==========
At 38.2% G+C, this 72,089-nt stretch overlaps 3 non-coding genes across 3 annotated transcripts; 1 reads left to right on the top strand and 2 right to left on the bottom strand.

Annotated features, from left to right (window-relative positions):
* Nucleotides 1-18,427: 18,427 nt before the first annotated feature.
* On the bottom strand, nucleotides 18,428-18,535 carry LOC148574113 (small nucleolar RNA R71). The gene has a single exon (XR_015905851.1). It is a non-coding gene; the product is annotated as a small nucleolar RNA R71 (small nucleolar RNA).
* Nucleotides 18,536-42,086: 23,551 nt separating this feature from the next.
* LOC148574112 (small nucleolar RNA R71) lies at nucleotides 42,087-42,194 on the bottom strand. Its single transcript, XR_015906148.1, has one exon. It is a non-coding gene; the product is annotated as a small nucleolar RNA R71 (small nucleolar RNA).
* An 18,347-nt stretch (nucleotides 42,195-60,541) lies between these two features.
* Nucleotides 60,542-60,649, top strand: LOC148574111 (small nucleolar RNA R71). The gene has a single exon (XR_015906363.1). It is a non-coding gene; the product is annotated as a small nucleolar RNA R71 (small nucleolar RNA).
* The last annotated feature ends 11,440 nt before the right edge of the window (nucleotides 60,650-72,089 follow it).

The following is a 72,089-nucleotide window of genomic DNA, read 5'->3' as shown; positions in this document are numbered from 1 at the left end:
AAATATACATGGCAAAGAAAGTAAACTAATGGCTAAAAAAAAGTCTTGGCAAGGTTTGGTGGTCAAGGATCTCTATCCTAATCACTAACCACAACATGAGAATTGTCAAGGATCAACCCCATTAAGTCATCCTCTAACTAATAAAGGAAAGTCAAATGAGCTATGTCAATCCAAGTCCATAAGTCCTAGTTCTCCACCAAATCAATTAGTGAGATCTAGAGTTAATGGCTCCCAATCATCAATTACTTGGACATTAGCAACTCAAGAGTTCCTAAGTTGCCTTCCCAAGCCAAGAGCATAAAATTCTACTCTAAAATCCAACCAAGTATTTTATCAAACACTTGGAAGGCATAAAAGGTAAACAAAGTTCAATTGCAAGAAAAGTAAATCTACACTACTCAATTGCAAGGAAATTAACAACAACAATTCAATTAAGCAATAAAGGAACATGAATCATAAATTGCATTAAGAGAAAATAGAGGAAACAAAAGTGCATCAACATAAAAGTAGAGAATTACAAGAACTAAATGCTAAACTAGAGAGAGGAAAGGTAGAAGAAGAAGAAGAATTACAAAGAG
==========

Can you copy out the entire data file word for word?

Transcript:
At 38.2% G+C, this 72,089-nt stretch overlaps 3 non-coding genes across 3 annotated transcripts; 1 reads left to right on the top strand and 2 right to left on the bottom strand.

Annotated features, from left to right (window-relative positions):
* Nucleotides 1-18,427: 18,427 nt before the first annotated feature.
* On the bottom strand, nucleotides 18,428-18,535 carry LOC148574113 (small nucleolar RNA R71). The gene has a single exon (XR_015905851.1). It is a non-coding gene; the product is annotated as a small nucleolar RNA R71 (small nucleolar RNA).
* Nucleotides 18,536-42,086: 23,551 nt separating this feature from the next.
* LOC148574112 (small nucleolar RNA R71) lies at nucleotides 42,087-42,194 on the bottom strand. Its single transcript, XR_015906148.1, has one exon. It is a non-coding gene; the product is annotated as a small nucleolar RNA R71 (small nucleolar RNA).
* An 18,347-nt stretch (nucleotides 42,195-60,541) lies between these two features.
* Nucleotides 60,542-60,649, top strand: LOC148574111 (small nucleolar RNA R71). The gene has a single exon (XR_015906363.1). It is a non-coding gene; the product is annotated as a small nucleolar RNA R71 (small nucleolar RNA).
* The last annotated feature ends 11,440 nt before the right edge of the window (nucleotides 60,650-72,089 follow it).

The following is a 72,089-nucleotide window of genomic DNA, read 5'->3' as shown; positions in this document are numbered from 1 at the left end:
AAATATACATGGCAAAGAAAGTAAACTAATGGCTAAAAAAAAGTCTTGGCAAGGTTTGGTGGTCAAGGATCTCTATCCTAATCACTAACCACAACATGAGAATTGTCAAGGATCAACCCCATTAAGTCATCCTCTAACTAATAAAGGAAAGTCAAATGAGCTATGTCAATCCAAGTCCATAAGTCCTAGTTCTCCACCAAATCAATTAGTGAGATCTAGAGTTAATGGCTCCCAATCATCAATTACTTGGACATTAGCAACTCAAGAGTTCCTAAGTTGCCTTCCCAAGCCAAGAGCATAAAATTCTACTCTAAAATCCAACCAAGTATTTTATCAAACACTTGGAAGGCATAAAAGGTAAACAAAGTTCAATTGCAAGAAAAGTAAATCTACACTACTCAATTGCAAGGAAATTAACAACAACAATTCAATTAAGCAATAAAGGAACATGAATCATAAATTGCATTAAGAGAAAATAGAGGAAACAAAAGTGCATCAACATAAAAGTAGAGAATTACAAGAACTAAATGCTAAACTAGAGAGAGGAAAGGTAGAAGAAGAAGAAGAATTACAAAGAG